*I received this book from the publisher Dutton in exchange for an honest review.
From the back of the book:
Attorney Olivia Mackenzie and FBI agent Grayson Kincaid make an excellent team to fight corruption. But Olivia is also fighting the immediate and intense attraction she feels for Agent Kincaid, and that may be a battle she is bound to lose.
Olivia has a somewhat…odd relationship with her family. She wants to put her father in jail. Growing up in a hospital with three other girls, all undergoing an experimental treatment for cancer, Olivia didn’t have a typical childhood. Her parents and sister never visited her and wrote off her disease as weakness. Her father has hopped from one bogus career to another, and Olivia is sure he’s cheating people, running a pyramid scheme. But the further she digs, the more danger she is in, and that’s when Grayson enters. Tall, confident, and dangerously handsome, Grayson is drawn to Olivia and wants to protect her. Olivia, unused to being taken care of, resists his protection.
Ahhh, my brain! I wish I could turn off my critical side when I read something for pure enjoyment. Because Sweet Talk is good. There are female characters who talk about things other than men (a la Bechdel Test). Olivia is strong and intelligent and unwilling to change her life just because she meets Grayson.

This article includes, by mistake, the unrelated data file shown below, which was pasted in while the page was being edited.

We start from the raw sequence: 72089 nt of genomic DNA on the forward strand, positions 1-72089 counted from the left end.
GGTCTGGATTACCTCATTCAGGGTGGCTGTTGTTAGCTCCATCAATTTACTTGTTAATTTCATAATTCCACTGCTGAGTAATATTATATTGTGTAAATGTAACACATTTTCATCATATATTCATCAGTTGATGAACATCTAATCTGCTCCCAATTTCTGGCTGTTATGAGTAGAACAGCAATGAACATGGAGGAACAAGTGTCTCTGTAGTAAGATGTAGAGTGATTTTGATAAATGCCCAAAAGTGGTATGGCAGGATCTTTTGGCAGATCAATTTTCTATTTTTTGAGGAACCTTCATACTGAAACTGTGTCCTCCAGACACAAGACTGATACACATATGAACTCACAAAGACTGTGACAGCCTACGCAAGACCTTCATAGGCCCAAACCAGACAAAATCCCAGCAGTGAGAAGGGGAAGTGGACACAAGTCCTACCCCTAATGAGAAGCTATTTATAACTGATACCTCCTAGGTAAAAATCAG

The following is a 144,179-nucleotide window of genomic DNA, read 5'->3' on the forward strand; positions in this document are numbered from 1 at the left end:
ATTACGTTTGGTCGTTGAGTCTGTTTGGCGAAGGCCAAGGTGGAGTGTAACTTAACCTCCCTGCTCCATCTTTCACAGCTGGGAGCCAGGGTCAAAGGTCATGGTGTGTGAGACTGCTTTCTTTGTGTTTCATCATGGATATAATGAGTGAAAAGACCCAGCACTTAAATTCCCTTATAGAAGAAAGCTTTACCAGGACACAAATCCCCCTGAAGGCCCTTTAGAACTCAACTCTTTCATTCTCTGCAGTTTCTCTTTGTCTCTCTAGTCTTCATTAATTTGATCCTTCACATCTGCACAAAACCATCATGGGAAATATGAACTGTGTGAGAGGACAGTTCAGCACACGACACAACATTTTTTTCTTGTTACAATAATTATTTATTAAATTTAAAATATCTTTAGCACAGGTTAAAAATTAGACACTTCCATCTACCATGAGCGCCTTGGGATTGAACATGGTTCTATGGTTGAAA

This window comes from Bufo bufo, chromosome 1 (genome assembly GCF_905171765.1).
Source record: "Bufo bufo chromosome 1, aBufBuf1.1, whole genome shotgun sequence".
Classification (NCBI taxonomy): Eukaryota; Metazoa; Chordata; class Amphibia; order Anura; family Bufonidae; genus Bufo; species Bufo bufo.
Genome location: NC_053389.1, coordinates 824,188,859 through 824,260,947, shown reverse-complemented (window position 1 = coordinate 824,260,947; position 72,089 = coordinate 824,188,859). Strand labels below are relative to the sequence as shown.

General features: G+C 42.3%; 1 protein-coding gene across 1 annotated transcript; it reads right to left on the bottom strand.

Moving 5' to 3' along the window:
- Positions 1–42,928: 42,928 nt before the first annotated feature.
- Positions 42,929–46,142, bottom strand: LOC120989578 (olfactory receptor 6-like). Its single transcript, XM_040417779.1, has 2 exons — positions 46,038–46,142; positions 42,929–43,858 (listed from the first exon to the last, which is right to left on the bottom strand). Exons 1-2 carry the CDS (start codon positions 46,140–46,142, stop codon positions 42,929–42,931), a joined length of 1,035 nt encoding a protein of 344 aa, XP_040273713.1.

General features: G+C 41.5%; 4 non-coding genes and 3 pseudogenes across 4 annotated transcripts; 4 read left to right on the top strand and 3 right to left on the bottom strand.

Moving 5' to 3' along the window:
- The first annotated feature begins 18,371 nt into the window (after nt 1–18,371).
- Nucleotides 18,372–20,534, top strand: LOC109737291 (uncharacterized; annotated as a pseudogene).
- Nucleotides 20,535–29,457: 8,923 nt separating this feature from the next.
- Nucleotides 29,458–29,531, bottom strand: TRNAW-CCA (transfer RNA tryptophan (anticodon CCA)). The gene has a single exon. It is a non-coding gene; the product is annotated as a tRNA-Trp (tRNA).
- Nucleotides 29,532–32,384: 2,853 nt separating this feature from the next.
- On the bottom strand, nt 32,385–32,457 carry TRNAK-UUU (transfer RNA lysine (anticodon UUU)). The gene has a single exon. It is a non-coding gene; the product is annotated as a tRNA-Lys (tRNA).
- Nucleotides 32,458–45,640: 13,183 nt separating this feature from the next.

But there are also children not talking like children, even mature children. (Trust me. It feels stilted.) Characters are either good or bad, no in between. And the classic “barrier” that I plan to talk more about at some point. (“They had been acting like horny teenagers who couldn’t keep their hands off of each other, and it had to stop…She was getting too emotionally involved, and since the relationship couldn’t go anywhere, separating herself was the only decent thing to do.”) And some funny language that made me laugh out loud in the final pages. (“Grayson only fired one shot. That was all he needed. The bullet sliced into Simmons’ black heart.” [emphasis added]) And the requisite “you’re beautiful without makeup” lie. (“…she wouldn’t believe him if he told her that, no matter how she dressed, she was beautiful to him. Her face scribbed clean and dressed in clothes that could pass for bag lady rejects, Olivia could still grace the cover of any glamour magazine.”) Please.
So the verdict? I still raced through this book. I still thoroughly enjoyed it. It was also a pleasant surprise that Olivia didn’t wilt the minute she realized she loved Grayson.
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